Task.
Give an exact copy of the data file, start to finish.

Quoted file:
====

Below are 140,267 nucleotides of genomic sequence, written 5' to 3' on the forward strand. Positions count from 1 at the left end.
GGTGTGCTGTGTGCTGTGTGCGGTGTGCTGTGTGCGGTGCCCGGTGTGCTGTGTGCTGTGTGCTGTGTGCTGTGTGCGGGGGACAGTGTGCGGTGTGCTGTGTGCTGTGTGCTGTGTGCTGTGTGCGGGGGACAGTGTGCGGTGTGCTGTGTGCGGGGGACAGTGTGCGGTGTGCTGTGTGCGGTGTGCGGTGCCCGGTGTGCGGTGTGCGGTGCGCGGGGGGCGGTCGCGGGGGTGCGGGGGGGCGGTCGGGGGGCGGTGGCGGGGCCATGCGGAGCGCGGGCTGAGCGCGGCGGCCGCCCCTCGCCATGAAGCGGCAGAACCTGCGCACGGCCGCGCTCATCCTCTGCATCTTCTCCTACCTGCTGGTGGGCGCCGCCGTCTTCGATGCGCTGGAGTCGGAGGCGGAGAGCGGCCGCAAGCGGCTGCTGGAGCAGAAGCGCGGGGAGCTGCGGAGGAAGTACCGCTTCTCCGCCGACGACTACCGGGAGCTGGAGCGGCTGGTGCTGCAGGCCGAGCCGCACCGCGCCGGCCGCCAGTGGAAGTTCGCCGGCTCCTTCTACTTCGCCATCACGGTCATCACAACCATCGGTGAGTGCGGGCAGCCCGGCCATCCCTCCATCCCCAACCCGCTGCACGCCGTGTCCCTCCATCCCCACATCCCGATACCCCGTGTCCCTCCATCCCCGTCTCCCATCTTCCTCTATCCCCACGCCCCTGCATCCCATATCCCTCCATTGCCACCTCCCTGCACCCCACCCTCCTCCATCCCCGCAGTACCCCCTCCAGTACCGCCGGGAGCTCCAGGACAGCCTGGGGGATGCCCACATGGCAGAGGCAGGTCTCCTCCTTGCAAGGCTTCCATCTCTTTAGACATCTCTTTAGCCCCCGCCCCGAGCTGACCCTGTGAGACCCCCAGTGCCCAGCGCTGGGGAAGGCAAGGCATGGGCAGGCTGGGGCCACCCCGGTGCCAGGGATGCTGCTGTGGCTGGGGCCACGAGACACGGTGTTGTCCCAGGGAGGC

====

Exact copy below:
Below are 140,267 nucleotides of genomic sequence, written 5' to 3' on the forward strand. Positions count from 1 at the left end.
GGTGTGCTGTGTGCTGTGTGCGGTGTGCTGTGTGCGGTGCCCGGTGTGCTGTGTGCTGTGTGCTGTGTGCTGTGTGCGGGGGACAGTGTGCGGTGTGCTGTGTGCTGTGTGCTGTGTGCTGTGTGCGGGGGACAGTGTGCGGTGTGCTGTGTGCGGGGGACAGTGTGCGGTGTGCTGTGTGCGGTGTGCGGTGCCCGGTGTGCGGTGTGCGGTGCGCGGGGGGCGGTCGCGGGGGTGCGGGGGGGCGGTCGGGGGGCGGTGGCGGGGCCATGCGGAGCGCGGGCTGAGCGCGGCGGCCGCCCCTCGCCATGAAGCGGCAGAACCTGCGCACGGCCGCGCTCATCCTCTGCATCTTCTCCTACCTGCTGGTGGGCGCCGCCGTCTTCGATGCGCTGGAGTCGGAGGCGGAGAGCGGCCGCAAGCGGCTGCTGGAGCAGAAGCGCGGGGAGCTGCGGAGGAAGTACCGCTTCTCCGCCGACGACTACCGGGAGCTGGAGCGGCTGGTGCTGCAGGCCGAGCCGCACCGCGCCGGCCGCCAGTGGAAGTTCGCCGGCTCCTTCTACTTCGCCATCACGGTCATCACAACCATCGGTGAGTGCGGGCAGCCCGGCCATCCCTCCATCCCCAACCCGCTGCACGCCGTGTCCCTCCATCCCCACATCCCGATACCCCGTGTCCCTCCATCCCCGTCTCCCATCTTCCTCTATCCCCACGCCCCTGCATCCCATATCCCTCCATTGCCACCTCCCTGCACCCCACCCTCCTCCATCCCCGCAGTACCCCCTCCAGTACCGCCGGGAGCTCCAGGACAGCCTGGGGGATGCCCACATGGCAGAGGCAGGTCTCCTCCTTGCAAGGCTTCCATCTCTTTAGACATCTCTTTAGCCCCCGCCCCGAGCTGACCCTGTGAGACCCCCAGTGCCCAGCGCTGGGGAAGGCAAGGCATGGGCAGGCTGGGGCCACCCCGGTGCCAGGGATGCTGCTGTGGCTGGGGCCACGAGACACGGTGTTGTCCCAGGGAGGC